(Presented here below, a Side Story from the archives. The narrator is NOT Psycho Gecko on this one.)
I don’t usually indulge in such megalomaniacal displays, but it’s perfect timing and my plan is brilliant. Brilliant, I tell you!
I, Rex, have just finished transmitting my challenge to the city. Its preeminent superhero, my archnemesis, is sure to have heard it. My message wasn’t really for Degonville’s number one hero, however. His teammates were the true targets.
I challenged my enemy, The Auxiliary, to prove who is the better man at the Mall at the Fall and claimed to have finally devised a way to negate Auxiliary’s powers with my own masterful genius. Not that he has any real weakness, like lead or radiation, but most don’t know that. I threw in some sufficiently sci fi-style lingo to make things believable to the whole lot of them. Auxiliary and his superhero friends are only in high school, after all, and they spend a lot of their time playing hero or hanging out or partying. Whatever mere reactionary forces to a genius such as mine do in their spare time. The Auxiliary even has a girlfriend that he DOESN’T DESERVE!
The jerk doesn’t even hide his face or his identity with a mask. The cops know exactly who he is and cooperate with him, of all things. This is not the way things are meant to be.
I power down the machine I used to make my announcement and arm a mine under the keyboard. I need a decoy more now than I need a lure. I can always build another transmission resolver.
In the minutes after my broadcast, I check my power armor and equipment again. My armor isn’t bulky, but it’s hardly smooth or skintight. The material is meant to react instantly to a certain range of hostile behaviors and alter itself a little to provide added protection, usually adding physical resistance, conducting electricity safely away, or by insulating me from excessive heat. I must confess to some conceit in my suit’s decoration. The armor’s network of grooves is colored a rich Tyrian purple, as are the pointed shoulder pads and the accents of my helmet. It contrasts well with the grey. There is a short purple cape as well, but I have a way of disconnecting it should it be grabbed or caught on anything.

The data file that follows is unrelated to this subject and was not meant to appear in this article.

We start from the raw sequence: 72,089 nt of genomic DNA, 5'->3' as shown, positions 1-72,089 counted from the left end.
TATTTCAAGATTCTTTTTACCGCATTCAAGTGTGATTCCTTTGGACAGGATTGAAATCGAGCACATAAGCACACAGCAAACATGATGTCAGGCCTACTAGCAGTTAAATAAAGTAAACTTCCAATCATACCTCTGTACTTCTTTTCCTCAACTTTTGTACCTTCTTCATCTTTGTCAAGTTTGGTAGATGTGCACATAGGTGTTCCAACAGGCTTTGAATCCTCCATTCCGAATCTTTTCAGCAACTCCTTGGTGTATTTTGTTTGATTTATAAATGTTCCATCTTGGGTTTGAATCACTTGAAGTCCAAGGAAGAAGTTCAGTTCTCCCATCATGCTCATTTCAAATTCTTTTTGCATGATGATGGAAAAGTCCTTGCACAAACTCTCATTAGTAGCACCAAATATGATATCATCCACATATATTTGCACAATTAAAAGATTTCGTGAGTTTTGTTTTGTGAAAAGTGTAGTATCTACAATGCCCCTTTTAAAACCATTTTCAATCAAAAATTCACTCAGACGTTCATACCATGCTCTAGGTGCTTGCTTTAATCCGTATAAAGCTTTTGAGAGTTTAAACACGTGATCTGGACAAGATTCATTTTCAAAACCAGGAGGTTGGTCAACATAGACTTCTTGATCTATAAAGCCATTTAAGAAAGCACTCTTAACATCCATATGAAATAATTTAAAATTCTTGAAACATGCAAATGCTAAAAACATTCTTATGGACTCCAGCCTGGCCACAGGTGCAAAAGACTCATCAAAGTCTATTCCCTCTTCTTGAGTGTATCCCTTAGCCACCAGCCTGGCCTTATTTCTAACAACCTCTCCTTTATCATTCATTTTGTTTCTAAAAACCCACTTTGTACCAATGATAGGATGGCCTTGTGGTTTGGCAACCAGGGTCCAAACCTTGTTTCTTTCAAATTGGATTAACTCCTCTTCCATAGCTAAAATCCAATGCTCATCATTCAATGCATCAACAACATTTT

I have only a single weapon system on the power armor, my left forearm laser. However, I make sure to carry a pistol and several grenades based on my advanced energy research. I have also set down a few innocent-looking crates that convert into automated gun turrets when I give them the signal, but I don’t expect much out of them. They’re slow and clunky, and who ever heard of a mere bullet stopping a superhero?
Aside from that, my powers consist of low-level enhanced durability, strength, and the ability to fly. To my knowledge the heroes and police consider those to be a product of my armor, and my knowledge is considerable. I had to build myself up as a threat using my intellect, unlike the drooling power dependent teen gossipmongers who will show up any minute now to dare pit themselves against my genius.
I hope they arrive soon. They wouldn’t realize that time is of the essence. After last week’s fiasco at the planetarium, those two city detectives have DNA and perhaps my face on camera if they do the due diligence. I want my scheme completed before the revelation of my identity complicates matters. I may not know when that will be but I do know that I’m planning to finally defeat the superheroes tonight.
Yep, as soon as they decide to show.
Any minute now.
After a half hour of waiting, I begin to suspect that my future victims are putting actual thought into how to approach this situation. Then a wall bursts inward and proves otherwise. There they are, the light of the moon and streetlamps framing them. The girl with the horned helmet, the one whose name I never remember, says something along the lines of “Blah, blah, blah now your reign of terror is at an end, evildoer” before her head snaps back thanks to a blast of plasma to the face. Eat hot plasma, whatever your name is!
Since they’re all grouped up, I press a button on my gauntlet and activate the guns. Before I can watch the crossfire chew into the teen attention brigade, my face takes a sharp right turn, courtesy of Manicman the superspeedster. While he’s stopped to gloat and reverse position, I swing my left arm up and activate the laser. He rushes at and past me in a burst of speed. I have to fight against doubling over from the force of the blow to my stomach, but I hear a voice call out for him to disable the guns. He zips off to leave me for his more threatening friends.